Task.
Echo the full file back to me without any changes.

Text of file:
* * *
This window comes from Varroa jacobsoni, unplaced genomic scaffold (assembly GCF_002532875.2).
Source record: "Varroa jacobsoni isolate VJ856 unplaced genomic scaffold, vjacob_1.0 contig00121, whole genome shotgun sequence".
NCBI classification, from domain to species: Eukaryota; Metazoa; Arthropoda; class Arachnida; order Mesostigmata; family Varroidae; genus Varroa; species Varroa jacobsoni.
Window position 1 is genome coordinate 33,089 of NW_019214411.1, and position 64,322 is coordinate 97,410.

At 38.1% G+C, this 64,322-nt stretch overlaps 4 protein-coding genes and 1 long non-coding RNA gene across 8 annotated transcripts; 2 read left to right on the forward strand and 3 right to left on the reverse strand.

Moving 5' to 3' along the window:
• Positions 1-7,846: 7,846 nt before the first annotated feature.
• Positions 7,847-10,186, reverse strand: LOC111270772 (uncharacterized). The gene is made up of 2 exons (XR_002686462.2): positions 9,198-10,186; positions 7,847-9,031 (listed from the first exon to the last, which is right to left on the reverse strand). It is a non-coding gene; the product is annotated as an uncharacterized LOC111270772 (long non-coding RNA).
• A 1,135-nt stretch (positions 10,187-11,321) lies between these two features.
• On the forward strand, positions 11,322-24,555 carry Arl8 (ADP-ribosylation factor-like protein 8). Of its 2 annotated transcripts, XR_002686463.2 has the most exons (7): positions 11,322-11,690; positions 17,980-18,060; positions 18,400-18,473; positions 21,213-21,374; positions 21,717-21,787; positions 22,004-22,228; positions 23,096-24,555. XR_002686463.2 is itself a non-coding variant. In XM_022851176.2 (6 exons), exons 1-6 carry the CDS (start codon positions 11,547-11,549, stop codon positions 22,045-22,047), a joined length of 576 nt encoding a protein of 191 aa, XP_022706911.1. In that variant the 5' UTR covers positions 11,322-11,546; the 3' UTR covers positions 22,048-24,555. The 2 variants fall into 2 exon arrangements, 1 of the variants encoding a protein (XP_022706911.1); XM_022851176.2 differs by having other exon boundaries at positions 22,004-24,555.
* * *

This window comes from Varroa jacobsoni, unplaced genomic scaffold (assembly GCF_002532875.2).
Source record: "Varroa jacobsoni isolate VJ856 unplaced genomic scaffold, vjacob_1.0 contig00121, whole genome shotgun sequence".
NCBI classification, from domain to species: Eukaryota; Metazoa; Arthropoda; class Arachnida; order Mesostigmata; family Varroidae; genus Varroa; species Varroa jacobsoni.
Window position 1 is genome coordinate 33,089 of NW_019214411.1, and position 64,322 is coordinate 97,410.

At 38.1% G+C, this 64,322-nt stretch overlaps 4 protein-coding genes and 1 long non-coding RNA gene across 8 annotated transcripts; 2 read left to right on the forward strand and 3 right to left on the reverse strand.

Moving 5' to 3' along the window:
• Positions 1-7,846: 7,846 nt before the first annotated feature.
• Positions 7,847-10,186, reverse strand: LOC111270772 (uncharacterized). The gene is made up of 2 exons (XR_002686462.2): positions 9,198-10,186; positions 7,847-9,031 (listed from the first exon to the last, which is right to left on the reverse strand). It is a non-coding gene; the product is annotated as an uncharacterized LOC111270772 (long non-coding RNA).
• A 1,135-nt stretch (positions 10,187-11,321) lies between these two features.
• On the forward strand, positions 11,322-24,555 carry Arl8 (ADP-ribosylation factor-like protein 8). Of its 2 annotated transcripts, XR_002686463.2 has the most exons (7): positions 11,322-11,690; positions 17,980-18,060; positions 18,400-18,473; positions 21,213-21,374; positions 21,717-21,787; positions 22,004-22,228; positions 23,096-24,555. XR_002686463.2 is itself a non-coding variant. In XM_022851176.2 (6 exons), exons 1-6 carry the CDS (start codon positions 11,547-11,549, stop codon positions 22,045-22,047), a joined length of 576 nt encoding a protein of 191 aa, XP_022706911.1. In that variant the 5' UTR covers positions 11,322-11,546; the 3' UTR covers positions 22,048-24,555. The 2 variants fall into 2 exon arrangements, 1 of the variants encoding a protein (XP_022706911.1); XM_022851176.2 differs by having other exon boundaries at positions 22,004-24,555.